IN WHICH WE FIND PUBLISHING AS AN INDUSTRY WAS ALWAYS ONE BIG CRISIS, NOT A GOLDEN ERA ENDED BY THE RISE OF THE INTERNET, AND THAT THE AUTHOR’S ASPIRATIONS, LIKE HUMAN NATURE, HAVEN’T CHANGED. PRODUCTION AND DISTRIBUTION PROCESSES AND TECHNOLOGIES HAVE CHANGED. THE RESULT IS NOT A CRISIS OF PUBLISHING, BUT THE CRISIS OF AN ORDER ESTABLISHED OVER THE LAST 500 YEARS, AS PUBLISHING ROLLS FORWARD, REACHING NEW HEIGHTS.
Inexpensive, well-made and authoritative books let readers “converse freely with the glorious dead.”—Aldus Manutius[i]
“At the new user-driven fundraising site KickStarter, a group of 100 strangers chipped in $30 apiece to self-publish a 100 page book–one page for each contributor.”—Galley Cat Blog, MediaBistro.com, June 2, 2009
Writing is solitary business. Publishing has always been a collective effort that blends authorship, financing, design, printing, packaging, marketing and sales to produce the rare breakout hit, it’s a process that has been simplified by technology without conceding simple answers to the question of how to achieve a profit. The evolution of publishing is laid clear in the story of two books, one that ended the era of incunabula, the first 50 years of print, and another that fulfilled the self-publishing dream in the first decade of the 21st Century.They are the bookends of the paper-publishing era. Neither is a great work that will be assigned in literature or theology classes for centuries after its publication, nor are they particularly well written, but their successes mirror one another and tell a great deal about how publishing has changed and will change, as well as what publishing skills will remain vibrant with the rise of new technology and the reinvention of publishing society beginning in our time.
Fra Francesco Colonna was a Dominican friar, the anonymous author of the bizarre and erotic antiquarian romantic fantasy Hypnerotomachia Poliphili. Published on the eve of the 15th century in Republic of Venice, the book has become one of the most valuable printed works in the world. Five hundred and six years later, William P. Young, a church-going salesman and motel night clerk from Boring, Oregon, penned a Christian psychodrama, The Shack, that started out as a photocopied work shared by his friends but found a market online, selling 3.8 million print and e-book copies by January 2009[ii], climbing to the top of The New York Times bestseller list for dozens of weeks[iii] on the strength of Internet “word-of-mouth” endorsements by thousands of readers.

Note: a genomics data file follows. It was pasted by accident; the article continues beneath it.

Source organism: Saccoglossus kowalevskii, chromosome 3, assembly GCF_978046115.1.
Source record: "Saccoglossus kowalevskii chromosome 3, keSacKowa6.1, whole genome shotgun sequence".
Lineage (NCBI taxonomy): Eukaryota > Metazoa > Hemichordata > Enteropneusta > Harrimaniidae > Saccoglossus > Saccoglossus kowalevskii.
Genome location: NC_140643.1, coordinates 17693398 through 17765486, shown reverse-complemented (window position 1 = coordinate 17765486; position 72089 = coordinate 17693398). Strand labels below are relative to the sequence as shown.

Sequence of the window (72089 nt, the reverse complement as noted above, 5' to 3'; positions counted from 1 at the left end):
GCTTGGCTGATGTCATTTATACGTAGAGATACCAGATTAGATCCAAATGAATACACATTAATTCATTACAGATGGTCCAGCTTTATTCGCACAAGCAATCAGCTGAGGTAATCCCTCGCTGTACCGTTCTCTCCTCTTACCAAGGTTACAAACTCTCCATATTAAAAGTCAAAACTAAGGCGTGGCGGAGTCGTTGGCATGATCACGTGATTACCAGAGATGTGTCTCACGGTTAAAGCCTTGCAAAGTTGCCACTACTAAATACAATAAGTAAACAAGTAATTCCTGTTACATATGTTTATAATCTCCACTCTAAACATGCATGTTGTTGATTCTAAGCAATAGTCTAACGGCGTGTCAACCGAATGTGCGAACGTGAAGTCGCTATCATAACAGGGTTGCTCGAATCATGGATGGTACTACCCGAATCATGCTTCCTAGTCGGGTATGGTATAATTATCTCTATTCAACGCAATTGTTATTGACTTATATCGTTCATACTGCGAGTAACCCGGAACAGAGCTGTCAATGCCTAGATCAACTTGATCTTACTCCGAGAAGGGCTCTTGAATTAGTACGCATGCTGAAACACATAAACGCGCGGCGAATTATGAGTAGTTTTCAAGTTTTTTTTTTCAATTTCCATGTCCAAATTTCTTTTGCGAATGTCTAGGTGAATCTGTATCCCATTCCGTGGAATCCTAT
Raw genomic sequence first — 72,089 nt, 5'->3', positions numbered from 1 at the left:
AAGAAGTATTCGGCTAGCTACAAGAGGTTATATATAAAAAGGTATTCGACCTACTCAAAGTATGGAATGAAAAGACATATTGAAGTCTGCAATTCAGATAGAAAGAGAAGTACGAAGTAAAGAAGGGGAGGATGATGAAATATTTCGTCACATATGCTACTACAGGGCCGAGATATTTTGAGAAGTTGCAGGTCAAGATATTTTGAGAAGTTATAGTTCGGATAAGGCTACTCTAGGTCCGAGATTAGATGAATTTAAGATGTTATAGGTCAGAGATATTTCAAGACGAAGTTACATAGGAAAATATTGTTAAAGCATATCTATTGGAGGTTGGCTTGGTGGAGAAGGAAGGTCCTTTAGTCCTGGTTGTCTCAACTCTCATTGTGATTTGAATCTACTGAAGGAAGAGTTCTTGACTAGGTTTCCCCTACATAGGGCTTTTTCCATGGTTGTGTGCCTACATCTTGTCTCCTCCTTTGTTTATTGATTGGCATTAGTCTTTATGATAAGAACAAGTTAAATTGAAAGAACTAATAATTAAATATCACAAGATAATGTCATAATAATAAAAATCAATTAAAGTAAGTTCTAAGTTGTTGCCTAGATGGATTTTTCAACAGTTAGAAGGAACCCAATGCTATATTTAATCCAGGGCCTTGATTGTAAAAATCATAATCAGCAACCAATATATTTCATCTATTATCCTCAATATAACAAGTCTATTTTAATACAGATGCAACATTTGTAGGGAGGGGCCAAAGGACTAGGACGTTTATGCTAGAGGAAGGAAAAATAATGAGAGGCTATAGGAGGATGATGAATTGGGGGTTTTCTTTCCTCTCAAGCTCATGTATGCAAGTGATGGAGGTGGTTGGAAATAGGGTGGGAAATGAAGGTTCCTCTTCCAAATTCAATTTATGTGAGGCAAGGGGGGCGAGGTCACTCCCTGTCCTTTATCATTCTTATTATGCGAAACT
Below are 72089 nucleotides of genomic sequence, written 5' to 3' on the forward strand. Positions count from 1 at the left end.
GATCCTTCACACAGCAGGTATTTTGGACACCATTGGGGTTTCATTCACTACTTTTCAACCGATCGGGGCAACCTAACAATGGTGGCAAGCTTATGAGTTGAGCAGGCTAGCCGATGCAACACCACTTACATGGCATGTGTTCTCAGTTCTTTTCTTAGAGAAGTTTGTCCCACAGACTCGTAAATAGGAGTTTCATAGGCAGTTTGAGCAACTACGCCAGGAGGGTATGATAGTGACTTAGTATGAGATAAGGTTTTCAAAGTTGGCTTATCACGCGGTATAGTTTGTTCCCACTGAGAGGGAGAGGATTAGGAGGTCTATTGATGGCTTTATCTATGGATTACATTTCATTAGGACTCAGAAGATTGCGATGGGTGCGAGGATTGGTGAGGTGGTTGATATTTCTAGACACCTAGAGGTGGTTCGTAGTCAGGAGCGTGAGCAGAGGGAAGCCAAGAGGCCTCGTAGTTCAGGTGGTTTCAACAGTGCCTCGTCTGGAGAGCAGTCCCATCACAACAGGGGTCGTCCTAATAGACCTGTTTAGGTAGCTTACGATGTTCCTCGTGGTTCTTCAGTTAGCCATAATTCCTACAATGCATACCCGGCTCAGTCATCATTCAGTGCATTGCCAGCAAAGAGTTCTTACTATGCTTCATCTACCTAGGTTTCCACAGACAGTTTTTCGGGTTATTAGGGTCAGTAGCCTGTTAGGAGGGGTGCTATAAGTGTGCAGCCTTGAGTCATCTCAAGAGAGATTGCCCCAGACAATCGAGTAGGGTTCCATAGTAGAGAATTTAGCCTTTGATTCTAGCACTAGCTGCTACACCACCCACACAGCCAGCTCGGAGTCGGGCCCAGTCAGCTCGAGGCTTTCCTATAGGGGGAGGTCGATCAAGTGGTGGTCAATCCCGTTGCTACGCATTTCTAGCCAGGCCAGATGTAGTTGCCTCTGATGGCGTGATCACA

A monk writing in Treviso, Italy, in the 1460s didn’t dream of being published, because there were no publishers. The process and business norms authors and readers take for granted today would take hundreds of years to mature. As Francesco Colonna took up his quill, there were perhaps 50 to 70 printing presses in the world. He could not have dreamed that his allegorical love story would reach print and become “the most famous published work or all time.”[iv] Hynerotomachia Poliphili, as it came to be printed, included erotic images strikingly out of the 15th century mainstream. Colonna must have feared its publication would cost him his place in the church, should he be discovered its author. He would never make any money from the work. His publisher would lose money. Yet, the product of those labors made a work of real art. An early edition Hypnerotomachia recently sold at auction, in a depressed market, for $22,543.[v]
Half a millennium later, a salesman and part-time Web developer living in suburban Portland, Oregon, in 2005 would have little hope of being published by a major publishing house, because the process of getting a book into print had become so hardened, involving byzantine networks of author’s agents, editorial relationships, publisher projections that rule the risks taken each season. The sheer distance a Christian title must traverse to make The New York Times’ paperback fiction bestseller list, a general book category, is as daunting as the chances of publication of the Hypnerotomachia when it was written. Once he started thinking of publishing his photocopied book, what William P. Young found was that he didn’t need, but could leverage, the publishing industry to get his book to sell a million more copies than